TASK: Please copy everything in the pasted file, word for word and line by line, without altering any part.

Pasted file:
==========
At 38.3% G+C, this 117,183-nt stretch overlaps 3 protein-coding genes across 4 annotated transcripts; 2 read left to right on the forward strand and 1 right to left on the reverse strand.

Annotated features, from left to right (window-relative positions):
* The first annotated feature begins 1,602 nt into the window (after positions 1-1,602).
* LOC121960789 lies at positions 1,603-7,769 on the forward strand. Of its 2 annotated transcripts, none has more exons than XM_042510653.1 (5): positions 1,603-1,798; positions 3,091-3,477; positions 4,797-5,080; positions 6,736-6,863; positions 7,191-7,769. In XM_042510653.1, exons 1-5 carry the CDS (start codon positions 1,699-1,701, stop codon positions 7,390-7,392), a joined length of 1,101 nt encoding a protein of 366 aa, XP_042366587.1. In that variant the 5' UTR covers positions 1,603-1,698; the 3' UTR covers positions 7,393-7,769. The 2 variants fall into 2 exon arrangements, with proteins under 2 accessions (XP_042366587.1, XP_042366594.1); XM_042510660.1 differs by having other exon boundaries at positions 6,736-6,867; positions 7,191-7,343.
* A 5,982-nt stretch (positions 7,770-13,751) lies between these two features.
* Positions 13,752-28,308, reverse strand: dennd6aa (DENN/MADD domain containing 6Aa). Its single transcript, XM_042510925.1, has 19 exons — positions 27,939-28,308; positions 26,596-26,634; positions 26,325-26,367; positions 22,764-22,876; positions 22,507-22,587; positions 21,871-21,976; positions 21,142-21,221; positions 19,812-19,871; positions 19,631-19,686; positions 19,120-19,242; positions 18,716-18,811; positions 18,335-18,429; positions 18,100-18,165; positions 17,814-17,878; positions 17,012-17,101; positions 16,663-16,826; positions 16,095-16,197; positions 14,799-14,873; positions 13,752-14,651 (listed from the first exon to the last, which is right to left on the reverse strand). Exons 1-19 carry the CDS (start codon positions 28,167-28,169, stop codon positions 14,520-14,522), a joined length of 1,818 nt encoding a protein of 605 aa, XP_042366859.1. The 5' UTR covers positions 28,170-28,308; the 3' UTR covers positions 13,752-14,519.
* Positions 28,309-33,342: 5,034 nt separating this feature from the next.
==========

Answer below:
At 38.3% G+C, this 117,183-nt stretch overlaps 3 protein-coding genes across 4 annotated transcripts; 2 read left to right on the forward strand and 1 right to left on the reverse strand.

Annotated features, from left to right (window-relative positions):
* The first annotated feature begins 1,602 nt into the window (after positions 1-1,602).
* LOC121960789 lies at positions 1,603-7,769 on the forward strand. Of its 2 annotated transcripts, none has more exons than XM_042510653.1 (5): positions 1,603-1,798; positions 3,091-3,477; positions 4,797-5,080; positions 6,736-6,863; positions 7,191-7,769. In XM_042510653.1, exons 1-5 carry the CDS (start codon positions 1,699-1,701, stop codon positions 7,390-7,392), a joined length of 1,101 nt encoding a protein of 366 aa, XP_042366587.1. In that variant the 5' UTR covers positions 1,603-1,698; the 3' UTR covers positions 7,393-7,769. The 2 variants fall into 2 exon arrangements, with proteins under 2 accessions (XP_042366587.1, XP_042366594.1); XM_042510660.1 differs by having other exon boundaries at positions 6,736-6,867; positions 7,191-7,343.
* A 5,982-nt stretch (positions 7,770-13,751) lies between these two features.
* Positions 13,752-28,308, reverse strand: dennd6aa (DENN/MADD domain containing 6Aa). Its single transcript, XM_042510925.1, has 19 exons — positions 27,939-28,308; positions 26,596-26,634; positions 26,325-26,367; positions 22,764-22,876; positions 22,507-22,587; positions 21,871-21,976; positions 21,142-21,221; positions 19,812-19,871; positions 19,631-19,686; positions 19,120-19,242; positions 18,716-18,811; positions 18,335-18,429; positions 18,100-18,165; positions 17,814-17,878; positions 17,012-17,101; positions 16,663-16,826; positions 16,095-16,197; positions 14,799-14,873; positions 13,752-14,651 (listed from the first exon to the last, which is right to left on the reverse strand). Exons 1-19 carry the CDS (start codon positions 28,167-28,169, stop codon positions 14,520-14,522), a joined length of 1,818 nt encoding a protein of 605 aa, XP_042366859.1. The 5' UTR covers positions 28,170-28,308; the 3' UTR covers positions 13,752-14,519.
* Positions 28,309-33,342: 5,034 nt separating this feature from the next.